I have been doing the grind for a while and finally I was like, “I want to be on a show that people know the name of.”

(“Five-0″) has a cache to it. I’m an actress. Oh really? What have you done? In the past it was, ok there was this show on ABC that nobody watched and a show on CBS. Now I can just say “Hawaii Five-0.” I don’t have to try and explain myself. No I am an actress for real. No I am not waiting tables. I swear I am an actress.

I would say I am really lucky and I’m really grateful. But I definitely got no passes. I did it up the ladder, step by step… I did it the hard way. But I love that. I’m really proud of that.

SA: What’s the hardest part about being Steve McGarrett’s girlfriend? You work a lot with Alex O’Loughlin. I’m sure fans are jealous.

MB: The hardest part is having to spend all day with Alex on set. Honestly it’s a dream job. There is nothing hard about it. I love it. And I really adore Alex as a person and admire him so much. He has taught me a ton. He doesn’t really even know how grateful I am for him. He is a family man. He is No. 1 on our call sheet and he conducts himself so professionally and he is so much fun and he has it all.

As a woman, I don’t know if I can have it all, if I can have kids and be married and handle the work. And I watch him every day and think if he can do it, I can do it. He is a huge role model to me. So there is nothing bad about it.

(Star-Advertiser photo by Dennis Oda)

(Star-Advertiser photo by Dennis Oda)

SA: What does Alex bring to the scene for you? He told me recently that he liked what you brought to a show.

MB: He brings so much authenticity. When we do a scene together… it’s funny he almost makes me want to work harder.

Sometimes you can get to a point, especially on TV, where it is really easy to phone it in. You just read the lines that day. You get your lines that day, you’re in make-up. You memorize them. You hit your marks and the day is done. I’ve caught myself doing that in the past, maybe not caring enough or putting enough work in because it was easy to do and it’s a little bit of laziness.

But what I realize working with Alex is he is in this 100 percent all the time. He is never phoning it in. For me that makes me work harder and brings me in the moment and allows me to go to different places I wouldn’t have before. We would have gone out there and said our lines and made it look natural. But with him it goes a little bit deeper and I think that’s why so many people really love the relationship because with what we can show on a network I think people buy it. I think people really love it and believe it. He kind of brings that out in me. We have these little moments that are really genuine and really sincere.

SA: You’ve had several action scenes this season. How much training is involved?

MB: It’s definitely the most physical role I have ever been in. I’m not in a gym every day working out. Not by any means. But definitely the first three months I was here I was doing three to four days a week with Danny Kim (my trainer).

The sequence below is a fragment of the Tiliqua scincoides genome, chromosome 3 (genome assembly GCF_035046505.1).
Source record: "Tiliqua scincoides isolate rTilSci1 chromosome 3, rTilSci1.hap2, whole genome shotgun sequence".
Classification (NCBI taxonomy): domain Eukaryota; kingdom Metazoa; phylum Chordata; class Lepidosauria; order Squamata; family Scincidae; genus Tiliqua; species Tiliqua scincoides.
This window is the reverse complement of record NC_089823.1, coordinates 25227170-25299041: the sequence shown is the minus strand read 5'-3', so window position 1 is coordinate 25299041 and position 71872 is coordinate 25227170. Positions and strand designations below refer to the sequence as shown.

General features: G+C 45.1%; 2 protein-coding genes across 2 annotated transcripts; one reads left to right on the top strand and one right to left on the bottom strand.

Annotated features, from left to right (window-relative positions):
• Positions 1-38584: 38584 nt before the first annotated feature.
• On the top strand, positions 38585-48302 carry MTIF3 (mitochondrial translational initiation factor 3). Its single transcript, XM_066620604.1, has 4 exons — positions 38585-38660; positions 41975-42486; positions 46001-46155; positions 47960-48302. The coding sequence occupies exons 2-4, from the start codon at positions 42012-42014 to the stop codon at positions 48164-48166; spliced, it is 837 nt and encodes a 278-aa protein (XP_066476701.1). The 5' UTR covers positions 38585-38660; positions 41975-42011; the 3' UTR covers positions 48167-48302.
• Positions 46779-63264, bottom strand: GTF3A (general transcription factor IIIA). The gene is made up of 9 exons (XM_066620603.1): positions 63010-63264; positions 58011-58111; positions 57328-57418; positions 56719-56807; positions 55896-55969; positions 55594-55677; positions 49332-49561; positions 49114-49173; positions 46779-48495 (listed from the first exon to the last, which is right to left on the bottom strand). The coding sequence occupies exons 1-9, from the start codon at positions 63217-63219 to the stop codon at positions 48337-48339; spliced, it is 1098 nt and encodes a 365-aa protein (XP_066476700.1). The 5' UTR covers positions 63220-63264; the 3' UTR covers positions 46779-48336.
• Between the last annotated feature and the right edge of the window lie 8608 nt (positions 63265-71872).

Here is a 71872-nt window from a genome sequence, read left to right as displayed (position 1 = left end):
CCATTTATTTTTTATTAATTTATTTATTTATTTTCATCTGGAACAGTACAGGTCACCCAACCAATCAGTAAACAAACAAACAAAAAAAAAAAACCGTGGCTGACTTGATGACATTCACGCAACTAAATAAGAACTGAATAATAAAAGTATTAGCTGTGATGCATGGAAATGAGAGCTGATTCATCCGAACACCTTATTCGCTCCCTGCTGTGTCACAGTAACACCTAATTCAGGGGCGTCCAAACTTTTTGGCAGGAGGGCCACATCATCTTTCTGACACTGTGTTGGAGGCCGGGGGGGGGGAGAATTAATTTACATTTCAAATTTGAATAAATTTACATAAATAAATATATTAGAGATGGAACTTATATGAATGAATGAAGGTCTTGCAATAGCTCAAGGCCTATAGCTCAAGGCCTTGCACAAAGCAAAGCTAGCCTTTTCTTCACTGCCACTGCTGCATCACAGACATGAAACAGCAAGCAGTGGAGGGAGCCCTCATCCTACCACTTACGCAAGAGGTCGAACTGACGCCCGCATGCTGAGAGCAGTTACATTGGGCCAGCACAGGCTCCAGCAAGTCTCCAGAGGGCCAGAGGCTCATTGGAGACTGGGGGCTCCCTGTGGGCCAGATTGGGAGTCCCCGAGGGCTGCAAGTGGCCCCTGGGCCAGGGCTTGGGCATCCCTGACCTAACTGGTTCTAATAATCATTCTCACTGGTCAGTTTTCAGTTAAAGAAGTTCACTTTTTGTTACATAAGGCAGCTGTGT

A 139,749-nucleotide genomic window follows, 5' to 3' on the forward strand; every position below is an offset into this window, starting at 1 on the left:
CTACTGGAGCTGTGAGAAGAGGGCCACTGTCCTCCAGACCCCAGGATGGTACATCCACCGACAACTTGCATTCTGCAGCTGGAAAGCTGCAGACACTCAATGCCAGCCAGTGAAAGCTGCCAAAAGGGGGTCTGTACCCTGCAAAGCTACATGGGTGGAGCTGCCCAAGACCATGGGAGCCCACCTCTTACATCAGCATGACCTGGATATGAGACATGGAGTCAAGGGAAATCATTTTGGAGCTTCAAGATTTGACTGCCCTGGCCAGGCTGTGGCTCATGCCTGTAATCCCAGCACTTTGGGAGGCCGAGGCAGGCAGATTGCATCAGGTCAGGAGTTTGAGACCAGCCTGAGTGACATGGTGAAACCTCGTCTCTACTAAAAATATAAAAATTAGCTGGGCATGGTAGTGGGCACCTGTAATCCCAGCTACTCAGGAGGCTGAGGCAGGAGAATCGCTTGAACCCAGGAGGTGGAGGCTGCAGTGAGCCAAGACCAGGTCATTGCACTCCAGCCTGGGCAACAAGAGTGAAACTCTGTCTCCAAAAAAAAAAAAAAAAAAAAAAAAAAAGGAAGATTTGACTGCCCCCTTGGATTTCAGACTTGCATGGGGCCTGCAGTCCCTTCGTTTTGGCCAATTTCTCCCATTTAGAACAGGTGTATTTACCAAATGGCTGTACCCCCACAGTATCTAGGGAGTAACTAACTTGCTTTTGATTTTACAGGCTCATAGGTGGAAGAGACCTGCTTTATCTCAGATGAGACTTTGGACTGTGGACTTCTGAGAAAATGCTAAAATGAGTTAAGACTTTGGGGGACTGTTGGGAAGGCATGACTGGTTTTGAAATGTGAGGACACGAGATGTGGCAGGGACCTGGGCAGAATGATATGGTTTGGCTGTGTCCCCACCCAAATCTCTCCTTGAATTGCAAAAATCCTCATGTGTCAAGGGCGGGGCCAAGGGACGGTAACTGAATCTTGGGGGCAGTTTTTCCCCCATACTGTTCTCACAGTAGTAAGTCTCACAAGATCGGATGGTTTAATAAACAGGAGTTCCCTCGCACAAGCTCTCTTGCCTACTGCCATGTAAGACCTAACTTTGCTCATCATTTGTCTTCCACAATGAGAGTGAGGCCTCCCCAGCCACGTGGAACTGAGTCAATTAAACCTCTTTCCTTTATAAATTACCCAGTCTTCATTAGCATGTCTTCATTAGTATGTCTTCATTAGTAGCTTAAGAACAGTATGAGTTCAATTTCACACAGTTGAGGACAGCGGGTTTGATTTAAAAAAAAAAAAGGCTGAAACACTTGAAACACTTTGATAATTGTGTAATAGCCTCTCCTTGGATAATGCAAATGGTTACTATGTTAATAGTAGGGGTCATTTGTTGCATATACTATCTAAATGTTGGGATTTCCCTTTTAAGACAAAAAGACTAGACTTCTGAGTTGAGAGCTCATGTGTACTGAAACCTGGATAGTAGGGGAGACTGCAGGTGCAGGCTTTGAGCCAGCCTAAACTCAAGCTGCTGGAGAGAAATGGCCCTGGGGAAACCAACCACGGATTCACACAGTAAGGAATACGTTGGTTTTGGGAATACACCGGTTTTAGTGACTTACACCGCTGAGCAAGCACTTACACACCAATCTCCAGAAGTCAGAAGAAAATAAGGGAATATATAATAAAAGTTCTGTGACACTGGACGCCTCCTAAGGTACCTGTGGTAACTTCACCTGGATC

(Star-Advertiser photo by Dennis Oda)

(Star-Advertiser photo by Dennis Oda)

We kind of do more kick boxing. But it’s an insane workout and I learned how to throw a punch properly — it comes from behind and the hips — so when we get on set it is believable and they don’t have to use the stunt double. That an elbow or a high kick or a roundhouse, I can actually do it and it looks like me.

But I never had to train physically for anything before. And it’s fun. This is the first show where I have to make sure my body is in intact.

SA: Are you one of those people who love to work out?

MB: No, I don’t like it. No, I don’t like it at all. I wish I could be that person that loves it and it makes me feel amazing. But I hate every moment of working out. I don’t like it. I am exhausted afterward.

I don’t know where the high comes from. I don’t get it. Somehow people feel amazing but I don’t. I’m tired and I want to go eat. I don’t get that high from working out. But I do consider it part of the job and that makes it easier. It is not a choice I have.

SA: I saw photo of you surfing. Was that on the job training?

MB: That was me trying to find stuff to do in Hawaii, learning different hobbies. And if they ever wanted to write a scene — Catherine does surf — and if they ever wrote a scene where she surfs, I could do it.

SA: What conclusions have you reached about your character?

MB: I would say she is not as serious as I thought she was. At all.

I only do so much work into character building and then I have to do what is given to me from the writers. And I trust our writers. So whatever they give me, I embrace. And they give me a lot of one-liners and these snarky little remarks that I don’t think I personally would have predicted.

SA: So you moved to Hawaii full-time for “Five-0.” That’s a big commitment.

MB: Yeah, it is. It’s a huge commitment. And it’s kind of the nature of the beast. I have done it for the last couple of shows I have been on. I haven’t actually lived in L.A. for a while.